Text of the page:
Emilie du Chatelet—Female Scientist
During 1739 du Chatelet worked on her book, Institutions de physique, which was published in 1740. After the publication of this book, one of her tutors, Samuel Koenig, stated that work that was done for the book, specifically around Leibniz’s philosophy, was his. And, though he indeed, tutored her on Leibniz’s ideas, there is no historical evidence to show that the work in the book was anyone’s but hers. Frustrated with the accusations, Emilie took her concerns to the Academy of Sciences and Maupertuis, as she had discussed her ideas on the subject with them long before Koenig was her instructor. The scientists at the Academy were fully aware of her talents and strengths as a scientist. However, Emilie felt that they did not back her to the extent they could have. Emilie was keenly aware that the Academy’s response would have been different had she not been a woman.
When looking at Emilie’s story it is important to take into consideration the times she was living in. In most cases, the only way women could make advancements was by progressing up the social ladder—by marrying. Interestingly enough, there is one reference to her younger years that implies that, because she was not as pretty as other women she was encouraged in her studies, “It was the opinion of those close to her that she would have no great beauty, so excellent tutors and governesses were engaged to foster her intellect.” (Wichita Article, para. 2). It’s ironic to think that because of a lack of beauty she was encouraged in her studies.
There are examples in her story that show that she was aware of the discrepancies between how men and women were treated. In one example, she was banned from a café where many of the area’s top mathematicians, astronomers and physicists would meet (as all women were). In an act of defiance she showed back up a week later, dressed as a man. “It was not an attempt to fool people, just to make a statement on what she believed was a ridiculous rule. She was allowed in and served by the management…” (from O’Connor and Robertson Chatelet Biography, para. 12).
Later in her life, du Chatelet began work on her most notable work, the translation of Newton’s Principia. The completed work appeared in 1759, Voltaire wrote in the preface, “Mme du Châtelet has rendered a double service to posterity with her translation of the Principia and enriching it with a commentary. … As regards the algebraic commentary, it is much more than a translation. Mme du Châtelet based this part on the ideas of Clairaut. She worked out the calculations and after each chapter was completed, M Clairaut checked and corrected it. … M Clairaut had the calculations checked by a third person after they were written out so that it was morally impossible that an error would slip into the work due to an oversight … It is more astonishing that a woman should have been capable of a task which required such depth and hard work …” (M de Voltaire, Preface on the Marquise du Châtelet, in I Newton, Principes mathématiques de la philosophie naturelle. Tome I, II, Reprint of the 1759 French edition (Sceaux, 1990) from O’Connor and Robertson Chatelet Biography, para. 25.)
In 1748, Emilie met and fell in love with the Marquis de Saint-Lambert, a courtier and poet. Interestingly enough, this affair did not harm her relationship with Voltaire, as he remained supportive of her, even upon hearing the news that she was pregnant with Saint-Lambert’s child. In fact, Voltaire remained so committed to her that he helped Emilie devise a plan wherein they would convince Emilie’s husband that he was the father of the child.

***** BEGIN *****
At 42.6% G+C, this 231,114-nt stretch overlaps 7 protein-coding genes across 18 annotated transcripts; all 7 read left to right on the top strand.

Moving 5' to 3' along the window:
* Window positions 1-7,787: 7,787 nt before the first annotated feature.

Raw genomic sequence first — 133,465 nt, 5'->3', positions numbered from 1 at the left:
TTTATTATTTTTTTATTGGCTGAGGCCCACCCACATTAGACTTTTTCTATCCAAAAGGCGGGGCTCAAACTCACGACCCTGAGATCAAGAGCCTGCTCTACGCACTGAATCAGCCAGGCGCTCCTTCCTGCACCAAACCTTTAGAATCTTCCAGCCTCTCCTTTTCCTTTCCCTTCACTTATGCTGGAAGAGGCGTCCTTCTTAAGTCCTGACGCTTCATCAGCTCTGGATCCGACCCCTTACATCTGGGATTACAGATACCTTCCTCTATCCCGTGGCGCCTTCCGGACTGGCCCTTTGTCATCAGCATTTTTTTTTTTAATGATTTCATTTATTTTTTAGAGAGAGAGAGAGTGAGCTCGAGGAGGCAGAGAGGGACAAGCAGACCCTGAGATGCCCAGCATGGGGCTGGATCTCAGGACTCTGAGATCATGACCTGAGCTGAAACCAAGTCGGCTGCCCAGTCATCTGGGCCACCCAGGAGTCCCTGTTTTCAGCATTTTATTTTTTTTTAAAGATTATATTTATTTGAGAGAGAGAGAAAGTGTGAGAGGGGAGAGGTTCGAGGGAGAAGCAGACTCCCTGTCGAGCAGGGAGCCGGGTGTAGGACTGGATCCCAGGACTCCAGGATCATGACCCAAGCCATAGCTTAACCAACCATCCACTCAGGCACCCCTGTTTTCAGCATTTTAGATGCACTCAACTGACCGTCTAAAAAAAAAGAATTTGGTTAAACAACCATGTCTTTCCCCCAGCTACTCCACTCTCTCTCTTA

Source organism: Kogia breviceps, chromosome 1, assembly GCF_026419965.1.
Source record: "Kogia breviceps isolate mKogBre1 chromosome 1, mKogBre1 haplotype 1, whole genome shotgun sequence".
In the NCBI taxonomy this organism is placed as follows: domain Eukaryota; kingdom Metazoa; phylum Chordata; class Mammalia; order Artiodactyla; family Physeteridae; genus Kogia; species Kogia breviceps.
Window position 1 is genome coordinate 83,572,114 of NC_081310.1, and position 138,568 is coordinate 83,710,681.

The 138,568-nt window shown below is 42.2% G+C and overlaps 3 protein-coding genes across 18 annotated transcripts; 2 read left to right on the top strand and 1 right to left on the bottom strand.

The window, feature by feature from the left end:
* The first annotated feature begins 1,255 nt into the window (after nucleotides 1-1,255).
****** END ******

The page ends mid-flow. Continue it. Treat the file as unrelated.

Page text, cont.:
It was 1749 and throughout her pregnancy Emilie worked tirelessly to complete the work on Principia. By many accounts she would get up quite early and work through the day and late into the night, giving up her social life with the exception of visits from a few close friends. Emilie’s baby arrived suddenly on September 2, 1749. Interestingly enough, Voltaire, Saint-Lambert as well as Emilie’ husband were all present at the birth of her child. Two days after the birth Voltaire wrote to a friend of Emilie’s, “Mme du Châtelet informs you that this night, being at her desk working on Newton, she felt a little call. The little call was a daughter, who appeared in an instant. She was laid on a quarto book of geometry. The mother has gone to lie down and, if she were not asleep, she would be writing to you.” (from O’Connor and Robertson Chatelet Biography, para. 27).
After the birth, Emilie seemed to be recovering nicely. However, on the 9th of September it is reported that she did not feel well and was running a fever. She retired to her bedroom with a copy of the manuscript of Newton’s Principia with her. She added the date “10 September 1749” to it, then soon after lost consciousness and died. Again, her husband, Voltaire and Saint-Lambert were all present. The baby girl died soon after. Voltaire wrote, “She believed that death was coming long before she was taken from us. From then on her one thought was to use the little time she thought that remained to complete the work she had undertaken and so cheat death of stealing what she considered was part of herself. Hard and persevering work, continual lack of sleep when rest might have saved her life, led to the death she had foreseen.” (from O’Connor and Robertson Chatelet Biography, para. 25).
Emilie’s death highlights the line she walked between the life and career typical of a man, and the reality of being a woman in the 1700’s. For all of her knowledge and advancements in science—a solely male-endeavor in the day, it was the most inherent feminine task that killed her—bearing a child.